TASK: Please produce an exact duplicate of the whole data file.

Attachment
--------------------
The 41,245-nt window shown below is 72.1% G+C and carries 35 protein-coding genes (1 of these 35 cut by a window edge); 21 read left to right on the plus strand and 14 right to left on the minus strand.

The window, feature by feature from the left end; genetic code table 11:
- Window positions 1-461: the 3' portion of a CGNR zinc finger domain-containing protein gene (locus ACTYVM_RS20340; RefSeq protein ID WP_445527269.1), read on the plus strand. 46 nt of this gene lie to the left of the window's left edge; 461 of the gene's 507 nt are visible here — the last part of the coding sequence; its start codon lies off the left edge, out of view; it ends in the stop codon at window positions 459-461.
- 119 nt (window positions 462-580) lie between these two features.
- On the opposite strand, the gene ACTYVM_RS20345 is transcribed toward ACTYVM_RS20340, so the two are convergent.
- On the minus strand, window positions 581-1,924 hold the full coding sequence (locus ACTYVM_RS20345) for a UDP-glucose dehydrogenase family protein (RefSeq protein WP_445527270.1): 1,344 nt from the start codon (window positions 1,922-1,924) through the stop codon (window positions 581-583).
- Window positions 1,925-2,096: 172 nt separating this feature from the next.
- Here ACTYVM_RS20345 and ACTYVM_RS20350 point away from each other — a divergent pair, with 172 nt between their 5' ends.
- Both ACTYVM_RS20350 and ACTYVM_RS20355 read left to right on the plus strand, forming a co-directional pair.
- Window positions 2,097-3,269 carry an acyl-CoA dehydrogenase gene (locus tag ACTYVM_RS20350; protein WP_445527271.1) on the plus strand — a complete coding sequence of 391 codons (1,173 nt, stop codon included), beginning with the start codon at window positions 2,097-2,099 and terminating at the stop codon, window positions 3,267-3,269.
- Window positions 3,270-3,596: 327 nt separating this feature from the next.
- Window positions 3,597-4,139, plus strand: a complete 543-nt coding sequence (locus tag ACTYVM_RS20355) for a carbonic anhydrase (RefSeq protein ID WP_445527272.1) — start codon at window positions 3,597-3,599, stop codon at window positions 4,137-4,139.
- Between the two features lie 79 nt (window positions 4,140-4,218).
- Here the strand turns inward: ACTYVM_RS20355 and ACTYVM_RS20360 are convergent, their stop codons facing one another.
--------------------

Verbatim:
The 41,245-nt window shown below is 72.1% G+C and carries 35 protein-coding genes (1 of these 35 cut by a window edge); 21 read left to right on the plus strand and 14 right to left on the minus strand.

The window, feature by feature from the left end; genetic code table 11:
- Window positions 1-461: the 3' portion of a CGNR zinc finger domain-containing protein gene (locus ACTYVM_RS20340; RefSeq protein ID WP_445527269.1), read on the plus strand. 46 nt of this gene lie to the left of the window's left edge; 461 of the gene's 507 nt are visible here — the last part of the coding sequence; its start codon lies off the left edge, out of view; it ends in the stop codon at window positions 459-461.
- 119 nt (window positions 462-580) lie between these two features.
- On the opposite strand, the gene ACTYVM_RS20345 is transcribed toward ACTYVM_RS20340, so the two are convergent.
- On the minus strand, window positions 581-1,924 hold the full coding sequence (locus ACTYVM_RS20345) for a UDP-glucose dehydrogenase family protein (RefSeq protein WP_445527270.1): 1,344 nt from the start codon (window positions 1,922-1,924) through the stop codon (window positions 581-583).
- Window positions 1,925-2,096: 172 nt separating this feature from the next.
- Here ACTYVM_RS20345 and ACTYVM_RS20350 point away from each other — a divergent pair, with 172 nt between their 5' ends.
- Both ACTYVM_RS20350 and ACTYVM_RS20355 read left to right on the plus strand, forming a co-directional pair.
- Window positions 2,097-3,269 carry an acyl-CoA dehydrogenase gene (locus tag ACTYVM_RS20350; protein WP_445527271.1) on the plus strand — a complete coding sequence of 391 codons (1,173 nt, stop codon included), beginning with the start codon at window positions 2,097-2,099 and terminating at the stop codon, window positions 3,267-3,269.
- Window positions 3,270-3,596: 327 nt separating this feature from the next.
- Window positions 3,597-4,139, plus strand: a complete 543-nt coding sequence (locus tag ACTYVM_RS20355) for a carbonic anhydrase (RefSeq protein ID WP_445527272.1) — start codon at window positions 3,597-3,599, stop codon at window positions 4,137-4,139.
- Between the two features lie 79 nt (window positions 4,140-4,218).
- Here the strand turns inward: ACTYVM_RS20355 and ACTYVM_RS20360 are convergent, their stop codons facing one another.